It is a sad irony -  consumers in the Far East believe the bones come from tigers and therefore, in their minds, have almost magical medicinal properties and are seen as aphrodisiacs. But the strict laws now protecting tigers has led to increased use of lion bones by unscrupulous traders.

But this tiger was not that lucky – it escaped and was shot dead on the streets of Paris by its keeper.  Eric Bormann killed the one-and-a-half-year-old tigress called Mevy after people spotted her wandering around the French capital's 15th  arrondissement on Friday. He claimed that the cage door had been cut open in an malicious act.  Police quizzed Bormann for several hours after the incident, and an investigation has now been launched.  The Circus boss could face a prison sentence of up to three years for the offence of 'putting lives in danger'.

Mevy weighed 200 kilos - just over 31 stone - and was considered an immense danger to the public as he roamed around the streets of Paris.  The beast was cornered at the Garigliano Bridge by armed police and killed by circus boss Eric Bormann, who claimed foul play.  He told AFP: 'I'm the one who takes care of my tigers. There is a whole security protocol to respect with big cats.' He said the animals were in a cage secured by another enclosure.

The circus, which has several tigers, had just set up and planned to open its doors to the public on December 3. A spokesman for the circus said: 'Without hesitation, and despite the immense pain of killing an animal born in our circus, we have taken our responsibilities. A terribly painful but necessary gesture for Eric Bormann, who managed to neutralize the animal in ten minutes. 'The love of animals is the heart of our profession, and for eight generations the circus has existed and 40 years since we settled in Paris. 'Their well-being has always been central to our concerns. It is with passion that we work every day with them, that we see them born, baby bottles, and that we live in everyday life with them. Respect for the animals and the safety of our viewers have always been our engines.' They added: 'Attacks by some animal rights associations are now hurtful to our family. Our nine tigers were all born in the circus. We offer them a quality of care that we are proud of, while the tiger is an endangered species in the wild.'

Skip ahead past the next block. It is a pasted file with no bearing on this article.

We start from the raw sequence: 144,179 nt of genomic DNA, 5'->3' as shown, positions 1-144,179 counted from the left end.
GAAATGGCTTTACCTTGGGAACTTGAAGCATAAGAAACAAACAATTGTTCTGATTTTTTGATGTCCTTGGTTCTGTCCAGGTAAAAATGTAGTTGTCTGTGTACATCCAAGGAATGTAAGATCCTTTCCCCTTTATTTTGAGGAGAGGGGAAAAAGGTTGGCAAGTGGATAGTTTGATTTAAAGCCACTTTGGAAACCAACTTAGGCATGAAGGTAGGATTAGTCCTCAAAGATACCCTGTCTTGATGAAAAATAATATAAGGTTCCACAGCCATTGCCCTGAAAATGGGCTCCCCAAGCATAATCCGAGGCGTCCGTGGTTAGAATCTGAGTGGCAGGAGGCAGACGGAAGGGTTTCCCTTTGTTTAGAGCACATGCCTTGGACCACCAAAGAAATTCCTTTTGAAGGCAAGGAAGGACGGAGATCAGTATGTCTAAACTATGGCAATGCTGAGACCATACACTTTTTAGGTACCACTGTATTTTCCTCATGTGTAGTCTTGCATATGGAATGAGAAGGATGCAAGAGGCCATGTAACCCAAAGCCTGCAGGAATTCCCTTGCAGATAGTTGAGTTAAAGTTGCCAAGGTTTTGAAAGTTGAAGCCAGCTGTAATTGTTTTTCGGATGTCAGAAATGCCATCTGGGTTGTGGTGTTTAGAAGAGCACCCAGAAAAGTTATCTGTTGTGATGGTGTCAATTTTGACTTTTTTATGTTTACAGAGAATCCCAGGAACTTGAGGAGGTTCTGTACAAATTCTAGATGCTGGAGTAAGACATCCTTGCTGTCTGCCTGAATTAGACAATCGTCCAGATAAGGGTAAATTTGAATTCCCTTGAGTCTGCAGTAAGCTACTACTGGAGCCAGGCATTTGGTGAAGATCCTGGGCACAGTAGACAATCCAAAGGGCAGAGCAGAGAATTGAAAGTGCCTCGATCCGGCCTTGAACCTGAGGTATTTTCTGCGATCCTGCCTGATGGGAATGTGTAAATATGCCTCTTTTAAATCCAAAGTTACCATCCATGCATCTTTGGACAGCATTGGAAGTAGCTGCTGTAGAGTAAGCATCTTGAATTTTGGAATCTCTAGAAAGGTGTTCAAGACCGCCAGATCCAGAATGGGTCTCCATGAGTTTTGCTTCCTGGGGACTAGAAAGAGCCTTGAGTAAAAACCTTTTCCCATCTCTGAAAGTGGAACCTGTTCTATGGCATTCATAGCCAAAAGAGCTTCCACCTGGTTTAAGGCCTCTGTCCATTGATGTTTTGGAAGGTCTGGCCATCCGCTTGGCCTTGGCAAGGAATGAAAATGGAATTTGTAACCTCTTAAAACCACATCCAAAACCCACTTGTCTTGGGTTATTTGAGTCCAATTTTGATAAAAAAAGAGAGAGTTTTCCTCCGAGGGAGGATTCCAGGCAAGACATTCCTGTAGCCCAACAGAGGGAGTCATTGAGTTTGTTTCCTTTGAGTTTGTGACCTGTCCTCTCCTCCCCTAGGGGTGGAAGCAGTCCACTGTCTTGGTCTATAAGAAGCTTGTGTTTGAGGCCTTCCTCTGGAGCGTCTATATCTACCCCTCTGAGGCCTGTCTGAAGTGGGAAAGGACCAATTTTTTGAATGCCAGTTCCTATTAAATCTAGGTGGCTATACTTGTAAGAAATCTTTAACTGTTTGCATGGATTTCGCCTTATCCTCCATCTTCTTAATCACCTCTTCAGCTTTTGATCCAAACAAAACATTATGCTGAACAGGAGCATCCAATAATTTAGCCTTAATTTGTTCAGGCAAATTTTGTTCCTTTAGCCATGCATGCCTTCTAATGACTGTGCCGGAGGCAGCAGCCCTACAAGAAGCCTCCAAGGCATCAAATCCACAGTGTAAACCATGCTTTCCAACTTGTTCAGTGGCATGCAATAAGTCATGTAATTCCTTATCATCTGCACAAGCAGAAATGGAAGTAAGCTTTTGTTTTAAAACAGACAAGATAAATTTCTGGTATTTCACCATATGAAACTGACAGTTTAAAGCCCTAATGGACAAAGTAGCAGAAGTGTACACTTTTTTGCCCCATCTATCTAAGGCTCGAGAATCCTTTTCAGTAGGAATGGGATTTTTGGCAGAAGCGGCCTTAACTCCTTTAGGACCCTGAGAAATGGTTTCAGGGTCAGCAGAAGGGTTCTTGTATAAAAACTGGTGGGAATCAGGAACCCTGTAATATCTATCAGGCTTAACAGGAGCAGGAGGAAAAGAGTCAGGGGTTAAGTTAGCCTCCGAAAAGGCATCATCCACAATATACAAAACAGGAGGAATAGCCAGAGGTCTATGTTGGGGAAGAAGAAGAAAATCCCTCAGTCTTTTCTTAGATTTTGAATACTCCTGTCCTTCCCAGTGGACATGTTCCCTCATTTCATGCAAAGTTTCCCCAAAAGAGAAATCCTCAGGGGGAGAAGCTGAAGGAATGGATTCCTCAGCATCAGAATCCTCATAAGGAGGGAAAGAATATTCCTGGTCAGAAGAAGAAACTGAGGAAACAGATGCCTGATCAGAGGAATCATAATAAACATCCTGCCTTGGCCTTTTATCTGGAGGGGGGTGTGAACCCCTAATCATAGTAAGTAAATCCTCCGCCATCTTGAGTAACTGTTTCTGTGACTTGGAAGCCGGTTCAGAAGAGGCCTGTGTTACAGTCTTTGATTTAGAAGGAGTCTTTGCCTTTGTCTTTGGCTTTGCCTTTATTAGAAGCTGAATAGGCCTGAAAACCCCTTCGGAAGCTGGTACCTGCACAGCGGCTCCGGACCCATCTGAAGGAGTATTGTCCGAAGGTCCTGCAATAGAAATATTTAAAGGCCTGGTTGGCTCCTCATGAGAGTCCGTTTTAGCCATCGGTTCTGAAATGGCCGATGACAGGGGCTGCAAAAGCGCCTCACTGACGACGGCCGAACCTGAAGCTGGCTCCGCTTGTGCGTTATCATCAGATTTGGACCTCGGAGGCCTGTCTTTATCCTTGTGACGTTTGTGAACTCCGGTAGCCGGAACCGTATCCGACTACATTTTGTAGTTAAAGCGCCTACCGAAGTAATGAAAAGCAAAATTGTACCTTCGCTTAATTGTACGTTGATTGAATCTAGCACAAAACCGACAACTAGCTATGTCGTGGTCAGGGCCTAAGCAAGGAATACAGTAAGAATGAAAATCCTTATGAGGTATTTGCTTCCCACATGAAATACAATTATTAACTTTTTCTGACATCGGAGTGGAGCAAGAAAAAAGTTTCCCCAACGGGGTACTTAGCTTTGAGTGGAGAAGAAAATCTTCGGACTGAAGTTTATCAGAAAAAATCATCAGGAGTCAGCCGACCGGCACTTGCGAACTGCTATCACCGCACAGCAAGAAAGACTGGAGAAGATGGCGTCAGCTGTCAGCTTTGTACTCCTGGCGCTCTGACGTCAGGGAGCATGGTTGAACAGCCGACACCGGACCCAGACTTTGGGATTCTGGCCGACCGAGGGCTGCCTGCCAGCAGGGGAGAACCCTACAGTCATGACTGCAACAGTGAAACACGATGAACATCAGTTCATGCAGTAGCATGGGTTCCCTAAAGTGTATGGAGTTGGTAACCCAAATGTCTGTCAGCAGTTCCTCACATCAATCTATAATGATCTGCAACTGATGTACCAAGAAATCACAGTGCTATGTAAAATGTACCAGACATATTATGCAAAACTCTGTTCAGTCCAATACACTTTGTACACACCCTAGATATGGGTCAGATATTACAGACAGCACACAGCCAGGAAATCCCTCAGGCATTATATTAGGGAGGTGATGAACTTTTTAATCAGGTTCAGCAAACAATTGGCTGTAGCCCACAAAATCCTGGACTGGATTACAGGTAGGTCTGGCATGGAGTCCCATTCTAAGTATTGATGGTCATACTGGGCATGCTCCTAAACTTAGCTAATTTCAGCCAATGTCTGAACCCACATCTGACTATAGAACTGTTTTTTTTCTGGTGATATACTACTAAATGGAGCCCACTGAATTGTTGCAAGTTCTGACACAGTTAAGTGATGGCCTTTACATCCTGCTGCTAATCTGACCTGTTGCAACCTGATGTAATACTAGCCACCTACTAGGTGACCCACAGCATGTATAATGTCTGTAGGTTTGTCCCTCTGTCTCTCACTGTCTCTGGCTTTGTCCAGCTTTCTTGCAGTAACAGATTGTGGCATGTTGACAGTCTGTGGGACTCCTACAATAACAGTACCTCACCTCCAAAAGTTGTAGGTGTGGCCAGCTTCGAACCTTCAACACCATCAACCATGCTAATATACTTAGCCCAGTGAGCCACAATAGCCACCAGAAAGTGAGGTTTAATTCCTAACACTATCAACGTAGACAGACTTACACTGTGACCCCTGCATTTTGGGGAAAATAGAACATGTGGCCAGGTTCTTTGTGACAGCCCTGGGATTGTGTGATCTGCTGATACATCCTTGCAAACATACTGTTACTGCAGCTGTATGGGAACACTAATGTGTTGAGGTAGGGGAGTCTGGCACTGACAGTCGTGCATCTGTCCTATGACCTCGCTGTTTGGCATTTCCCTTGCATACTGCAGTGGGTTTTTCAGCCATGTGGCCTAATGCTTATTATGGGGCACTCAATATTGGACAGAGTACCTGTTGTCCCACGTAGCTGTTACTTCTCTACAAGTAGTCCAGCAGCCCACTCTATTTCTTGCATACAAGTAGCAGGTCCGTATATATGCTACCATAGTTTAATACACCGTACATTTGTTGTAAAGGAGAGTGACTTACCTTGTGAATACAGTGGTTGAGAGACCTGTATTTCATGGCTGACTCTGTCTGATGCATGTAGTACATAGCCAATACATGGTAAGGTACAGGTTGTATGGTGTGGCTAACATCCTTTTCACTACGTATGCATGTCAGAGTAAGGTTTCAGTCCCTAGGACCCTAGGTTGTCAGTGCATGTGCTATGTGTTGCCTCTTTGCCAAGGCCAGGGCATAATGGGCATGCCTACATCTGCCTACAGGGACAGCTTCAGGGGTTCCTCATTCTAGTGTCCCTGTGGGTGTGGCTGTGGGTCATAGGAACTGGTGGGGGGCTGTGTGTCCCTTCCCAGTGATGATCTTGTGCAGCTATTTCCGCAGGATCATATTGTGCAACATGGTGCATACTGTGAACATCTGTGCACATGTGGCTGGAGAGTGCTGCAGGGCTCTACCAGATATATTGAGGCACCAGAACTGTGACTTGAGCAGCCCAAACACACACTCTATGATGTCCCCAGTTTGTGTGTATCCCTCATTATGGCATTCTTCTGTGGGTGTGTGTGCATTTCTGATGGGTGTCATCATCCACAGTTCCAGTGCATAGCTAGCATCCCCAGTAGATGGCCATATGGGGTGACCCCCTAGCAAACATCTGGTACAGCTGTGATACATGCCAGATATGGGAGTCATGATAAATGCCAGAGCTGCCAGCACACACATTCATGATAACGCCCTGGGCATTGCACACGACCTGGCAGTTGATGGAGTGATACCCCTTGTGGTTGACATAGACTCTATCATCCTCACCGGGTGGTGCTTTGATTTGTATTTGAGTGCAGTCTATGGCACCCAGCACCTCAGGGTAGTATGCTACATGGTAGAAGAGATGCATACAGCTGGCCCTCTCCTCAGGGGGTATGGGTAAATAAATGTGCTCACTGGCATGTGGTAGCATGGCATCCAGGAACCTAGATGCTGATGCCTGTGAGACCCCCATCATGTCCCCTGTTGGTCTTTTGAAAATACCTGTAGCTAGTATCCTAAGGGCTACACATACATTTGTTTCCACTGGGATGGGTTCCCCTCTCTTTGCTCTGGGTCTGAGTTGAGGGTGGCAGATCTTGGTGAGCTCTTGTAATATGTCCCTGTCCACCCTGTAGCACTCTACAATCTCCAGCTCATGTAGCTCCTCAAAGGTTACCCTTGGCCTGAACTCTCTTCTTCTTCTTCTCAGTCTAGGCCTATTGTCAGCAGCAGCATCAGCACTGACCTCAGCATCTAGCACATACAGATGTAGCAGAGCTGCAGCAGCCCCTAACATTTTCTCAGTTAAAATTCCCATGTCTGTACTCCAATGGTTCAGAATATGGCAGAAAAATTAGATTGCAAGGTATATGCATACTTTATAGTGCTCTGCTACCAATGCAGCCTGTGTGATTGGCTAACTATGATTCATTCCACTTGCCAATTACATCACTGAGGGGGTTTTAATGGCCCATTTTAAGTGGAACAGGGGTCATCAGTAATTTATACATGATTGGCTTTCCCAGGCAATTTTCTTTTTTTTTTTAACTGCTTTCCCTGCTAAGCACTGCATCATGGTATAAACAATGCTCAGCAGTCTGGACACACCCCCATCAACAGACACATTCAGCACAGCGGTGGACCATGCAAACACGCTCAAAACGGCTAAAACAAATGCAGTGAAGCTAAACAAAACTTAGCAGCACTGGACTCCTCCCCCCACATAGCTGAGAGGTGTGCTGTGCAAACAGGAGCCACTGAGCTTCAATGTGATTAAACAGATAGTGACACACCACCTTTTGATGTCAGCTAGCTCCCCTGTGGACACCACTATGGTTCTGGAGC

Circuses in England were banned from using wild animals in their shows from December 2015 and a two-year 'grace period' for owners to get rid of them is now coming to an end.   Until recently, some 20 licensed animals were still working in circuses, including camels, zebras and snakes. However, there have been no big cats, elephants, zebras, snakes, monkeys, gorillas or chimpanzees working in English circuses for years.

With regards – S. Sampathkumar

26th Nov. 2017